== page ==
• Michael Austin`

    I think not. I don’t do what I do for money, and it’s my experience that full information about any situation or manufacturer is vastly preferable to sketchy, shot-from-the-hip, unsupported, emotional claims. Next.

  • Michael Austin

    And, P.S., Anonymous: Would you please clarify “posting it 3 times,” thanks.

  • Anonymous

    dear Michael

    your extra posts have been removed by the editor.

    ps. it’s not about you doing it for money or not. your post statements were misleading. a better way to approach it would have been state the facts then offer the link for those who are interested to read more.

  • Michael Austin

    O.K., Anonymous. What are the facts you wanted to see?

  • Al

    Runaway Prius? Last May 2010, Motor Trend tested a host of recalled Priuses and, despite deliberately trying to defeat the braking system, could not replicate the alleged tendency for 2010 Priuses to undergo brake failure. They concluded that such failures were due to driver error and were not the result of faulty electronics or mechanical systems.

  • Anonymous

    Michael Austin says:

    “O.K., Anonymous. What are the facts you wanted to see?”

    avoid misleading statements. you are not gaining any credibility by posting “I’m betting that Toyota’s problems, now given the light of day, will be big enough that they’ll want to pay attention. See this article I posted about magnetic (EMF) readings in the hybrids I tested” then state in the article there is no emf issues with the toyota hybrid.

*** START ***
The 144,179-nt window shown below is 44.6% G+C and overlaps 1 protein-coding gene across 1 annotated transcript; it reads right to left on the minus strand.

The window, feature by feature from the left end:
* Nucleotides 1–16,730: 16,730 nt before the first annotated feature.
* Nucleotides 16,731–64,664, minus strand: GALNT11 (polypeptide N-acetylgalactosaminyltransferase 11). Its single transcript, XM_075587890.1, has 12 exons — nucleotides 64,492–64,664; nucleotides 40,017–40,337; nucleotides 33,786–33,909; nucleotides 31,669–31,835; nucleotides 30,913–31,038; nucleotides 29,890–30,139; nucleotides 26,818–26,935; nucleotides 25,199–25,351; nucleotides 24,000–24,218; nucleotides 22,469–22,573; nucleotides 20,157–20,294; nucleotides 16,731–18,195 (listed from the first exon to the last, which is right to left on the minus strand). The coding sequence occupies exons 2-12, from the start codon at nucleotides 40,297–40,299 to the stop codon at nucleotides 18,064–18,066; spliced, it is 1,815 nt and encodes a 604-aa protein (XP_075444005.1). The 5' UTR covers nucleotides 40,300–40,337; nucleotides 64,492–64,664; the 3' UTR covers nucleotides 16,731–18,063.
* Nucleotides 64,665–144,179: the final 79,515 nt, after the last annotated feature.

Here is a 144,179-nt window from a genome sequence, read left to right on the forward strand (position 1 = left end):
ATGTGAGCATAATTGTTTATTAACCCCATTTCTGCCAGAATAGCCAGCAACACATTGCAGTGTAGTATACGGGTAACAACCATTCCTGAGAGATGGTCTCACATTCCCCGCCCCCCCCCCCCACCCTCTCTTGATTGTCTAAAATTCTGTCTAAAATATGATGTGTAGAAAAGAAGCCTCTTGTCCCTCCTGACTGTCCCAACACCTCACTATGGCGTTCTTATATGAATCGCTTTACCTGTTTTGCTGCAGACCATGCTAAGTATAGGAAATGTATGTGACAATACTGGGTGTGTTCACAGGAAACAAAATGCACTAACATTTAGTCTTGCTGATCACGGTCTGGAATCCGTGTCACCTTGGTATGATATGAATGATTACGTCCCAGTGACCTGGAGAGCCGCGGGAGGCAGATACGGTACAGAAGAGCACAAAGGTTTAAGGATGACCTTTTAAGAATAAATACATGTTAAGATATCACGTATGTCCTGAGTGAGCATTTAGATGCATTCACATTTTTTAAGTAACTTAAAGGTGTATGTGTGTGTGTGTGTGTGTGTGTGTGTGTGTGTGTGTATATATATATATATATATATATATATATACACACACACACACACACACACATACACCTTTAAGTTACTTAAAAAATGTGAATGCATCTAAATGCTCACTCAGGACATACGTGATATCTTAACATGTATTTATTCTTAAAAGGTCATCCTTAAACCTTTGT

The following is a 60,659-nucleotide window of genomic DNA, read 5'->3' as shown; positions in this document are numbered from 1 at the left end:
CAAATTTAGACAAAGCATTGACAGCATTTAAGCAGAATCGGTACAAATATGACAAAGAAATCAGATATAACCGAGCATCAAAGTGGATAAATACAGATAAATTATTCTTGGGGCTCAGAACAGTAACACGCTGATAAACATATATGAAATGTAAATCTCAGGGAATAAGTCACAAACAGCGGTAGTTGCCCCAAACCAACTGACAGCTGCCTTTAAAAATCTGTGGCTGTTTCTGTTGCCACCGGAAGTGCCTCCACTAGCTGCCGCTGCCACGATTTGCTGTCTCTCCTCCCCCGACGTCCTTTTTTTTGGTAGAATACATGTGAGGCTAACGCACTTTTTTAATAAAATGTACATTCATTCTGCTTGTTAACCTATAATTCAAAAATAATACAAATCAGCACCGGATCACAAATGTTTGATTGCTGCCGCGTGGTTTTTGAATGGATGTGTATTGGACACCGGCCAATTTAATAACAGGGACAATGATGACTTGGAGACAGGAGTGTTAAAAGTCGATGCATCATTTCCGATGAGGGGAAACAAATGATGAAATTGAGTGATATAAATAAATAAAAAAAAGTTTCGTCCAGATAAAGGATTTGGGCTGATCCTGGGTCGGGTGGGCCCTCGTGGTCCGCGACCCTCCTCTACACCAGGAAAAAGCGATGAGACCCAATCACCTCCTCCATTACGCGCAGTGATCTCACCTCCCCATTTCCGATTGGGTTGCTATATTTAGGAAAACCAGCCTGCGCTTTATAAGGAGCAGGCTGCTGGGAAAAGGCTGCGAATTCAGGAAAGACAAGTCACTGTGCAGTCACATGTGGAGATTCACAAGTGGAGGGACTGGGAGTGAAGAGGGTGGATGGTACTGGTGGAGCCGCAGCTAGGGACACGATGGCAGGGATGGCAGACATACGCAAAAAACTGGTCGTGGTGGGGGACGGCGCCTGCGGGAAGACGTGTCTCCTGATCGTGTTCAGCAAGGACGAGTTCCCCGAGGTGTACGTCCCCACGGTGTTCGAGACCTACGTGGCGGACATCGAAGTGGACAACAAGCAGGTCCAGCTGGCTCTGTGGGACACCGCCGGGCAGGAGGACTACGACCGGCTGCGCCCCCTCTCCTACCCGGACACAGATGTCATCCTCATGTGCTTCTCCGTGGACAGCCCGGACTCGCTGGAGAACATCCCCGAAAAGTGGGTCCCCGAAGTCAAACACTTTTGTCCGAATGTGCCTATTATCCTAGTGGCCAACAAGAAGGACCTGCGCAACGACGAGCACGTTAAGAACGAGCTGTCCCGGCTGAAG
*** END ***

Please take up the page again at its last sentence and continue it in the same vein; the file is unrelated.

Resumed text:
• Michael Austin

    O.K., Anonymous: I understand better what you wrote about for next time. I’m curmudgeonly about corporations because I’ve seen many of them not care about their customers or sustainability thousands of times.

    From my perspective, what I wrote was meant to convey that since that combination of conditions was occurring, I’ve now bet my purchasing dollars and family’s safety on Toyota’s renewed interest in the safety and market value of their cars.

  • lead generation

    Well what i notice in our street today are lots of bran new Hyundai. I do not know if they are hybrid but the quality of design for these cars is amazing.

  • John Faust

    What exactly the different of hybrid cars and a regular or traditional cars. I hear this news before but i do not know the advantage. Maybe helpful in my work as sales lead generation agent who frequently on travel.

  • Robert2

    Prius is a great car. My wife rides it every morning when she goes to work text

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  • RuffDraft

    So let me get this straight… In a list of consumer reports for a month where gas prices should have been the biggest concern for people buying an automobile, if the list is left as-is, the Prius doesn’t make the top 10, but if you remove the data points that you don’t like, the Prius is 8th? That’s a pretty weak argument, especially when you consider that their yearly sales dropped by ~5%. This very article proves how unpopular the Prius actually is. Meanwhile the top-selling vehicle in America continues to be the F150. Is it possible that most people just don’t WANT hybrid cars?

  • tapra1

    This allowed Toyota to post a slight half-percent gain of U.S. annual Prius sales—coming in a year in which concerns about the safety of Toyota vehicles.Tech Follow